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Species Bananas Discussions of all the different wild species of banana (non edible), an aspect of the hobby that deserves its own section.


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Old 09-15-2008, 05:44 PM   #21 (permalink)
many 'naners, little time
 
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Default Re: Musa itinerans recent photos

Quote:
Originally Posted by embudu View Post
the owner of this plant has his own website Bananenzentrum Karlsruhe - Bananenzentrumand there you will find temperatures till -7°C (19.4°F) for this musa.

]
Ralph's site is excellent, I've traded plants with him a couple of times. glad to see the Germans are as mad as us.

by the way Free Translation and Professional Translation Services from SDL is very useful
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Old 09-16-2008, 02:17 AM   #22 (permalink)
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Default Re: Musa itinerans recent photos

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Originally Posted by tony palmer View Post
Some one has just told me about this
Here is a Babelfish translation for any one who is interested.

Translation result for http://www.bananenhobby.de/Bilder2008.htm
replace the words Scheinstämme by pseudostems and Umbaung is a misspelling for Umbauung and means shelter or in this case winterprotection. bepflanzt means planted, Stauden is the whole bananaplant or perennials, Sprösslinge can be replaced by shoots, matschig(en) = rotted or muddy, Farbtupfer means spot of color
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Old 09-16-2008, 08:53 AM   #23 (permalink)
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Default Re: Musa itinerans recent photos

Thanks Embudu, It's a bit hard to read because it translates the words and leaves the grammar all back to front but you get the gist so it's better than nothing.
my grammar is back to front anyway


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Old 09-16-2008, 10:14 PM   #24 (permalink)
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Default Re: Musa itinerans recent photos

I've seen those sites before. Ralph is a madman. LOL! One thing I'd like to point out on his site, is that Musa itinerans v. guangdongensis is not 'Burmese Blue'. 'Burmese Blue' is probably not even in cultivation yet, but a few could have it. It grows a pseudostem almost as tall as var. xishuangbannaensis, around 30-35 feet tall. Var. guangdongensis pseudostems top out at around 4.5 meters, according to Hakkinen's description. Another thing, is that var. guangdongensis has a clumping habit, not a rhizomatous habit. The one in the picture on the German forum clearly has a rhizomatous habit.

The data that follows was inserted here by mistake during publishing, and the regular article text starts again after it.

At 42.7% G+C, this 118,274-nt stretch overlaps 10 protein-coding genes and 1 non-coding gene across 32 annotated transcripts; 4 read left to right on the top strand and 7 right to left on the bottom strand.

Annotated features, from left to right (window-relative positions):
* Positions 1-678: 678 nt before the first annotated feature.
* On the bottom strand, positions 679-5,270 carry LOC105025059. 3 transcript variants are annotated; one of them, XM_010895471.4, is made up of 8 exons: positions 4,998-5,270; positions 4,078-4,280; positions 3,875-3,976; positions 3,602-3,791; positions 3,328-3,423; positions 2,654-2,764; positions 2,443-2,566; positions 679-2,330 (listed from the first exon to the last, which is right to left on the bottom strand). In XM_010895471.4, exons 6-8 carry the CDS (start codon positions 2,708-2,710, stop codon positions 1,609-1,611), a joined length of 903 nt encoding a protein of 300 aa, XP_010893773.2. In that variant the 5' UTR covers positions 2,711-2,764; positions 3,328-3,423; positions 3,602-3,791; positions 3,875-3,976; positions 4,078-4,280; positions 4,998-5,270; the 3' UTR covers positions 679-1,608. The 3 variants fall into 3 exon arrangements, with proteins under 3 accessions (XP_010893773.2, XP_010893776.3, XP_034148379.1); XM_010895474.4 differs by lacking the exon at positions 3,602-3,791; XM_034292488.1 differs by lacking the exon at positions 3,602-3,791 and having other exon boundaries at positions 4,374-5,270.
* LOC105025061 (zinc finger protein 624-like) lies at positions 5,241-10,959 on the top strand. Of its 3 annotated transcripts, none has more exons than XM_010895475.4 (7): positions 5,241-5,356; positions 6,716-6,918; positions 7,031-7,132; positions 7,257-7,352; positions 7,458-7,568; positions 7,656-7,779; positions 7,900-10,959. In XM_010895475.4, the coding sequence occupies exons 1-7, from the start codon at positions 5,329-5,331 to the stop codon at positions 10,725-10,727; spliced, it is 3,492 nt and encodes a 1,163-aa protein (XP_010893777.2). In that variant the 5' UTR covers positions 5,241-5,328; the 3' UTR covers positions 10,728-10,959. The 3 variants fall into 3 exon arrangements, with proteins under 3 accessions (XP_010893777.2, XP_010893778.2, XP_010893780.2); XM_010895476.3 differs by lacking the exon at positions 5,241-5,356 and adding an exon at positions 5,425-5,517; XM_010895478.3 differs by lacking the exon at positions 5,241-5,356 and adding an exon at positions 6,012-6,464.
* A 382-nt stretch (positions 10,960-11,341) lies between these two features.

One other thing...Ralph's Musa itinerans 'Yunnan' banana is actually Musa yunnanensis. He has pictures of it flowering, which made it real easy to ID. Interestingly enough, he has another banana correctly identified as M. yunannense (well, should be yunnanensis) that is flowering as well. It looks identical to the other one!
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Old 09-17-2008, 03:36 AM   #25 (permalink)
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Default Re: Musa itinerans recent photos

Frank its worth pointing out that although in the wild these forest bananas grow very tall because there competing for light, when grown in the US and Europe they will flower at half the recorded height of that in the wild and some times less then that,
For example

In the wild Basjoo will flower on a 5 meter stem some times more, for us 2.5m?
In the wild Yunnanensis 10 meter stem, for us 3 meters. Look at Ralph’s picture it doesn’t look very tall to me.
I bet the same could be said of Xishuangbannaensis whenever we get the chance to try it. I just don’t won’t people to be put of trying them because of the height they attain in the wild
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Old 09-17-2008, 04:36 AM   #26 (permalink)
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Default Re: Musa itinerans recent photos

Quote:
Originally Posted by bigdog View Post
I've seen those sites before. Ralph is a madman. LOL! One thing I'd like to point out on his site, is that Musa itinerans v. guangdongensis is not 'Burmese Blue'. 'Burmese Blue' is probably not even in cultivation yet, but a few could have it. It grows a pseudostem almost as tall as var. xishuangbannaensis, around 30-35 feet tall. Var. guangdongensis pseudostems top out at around 4.5 meters, according to Hakkinen's description. Another thing, is that var. guangdongensis has a clumping habit, not a rhizomatous habit. The one in the picture on the German forum clearly has a rhizomatous habit.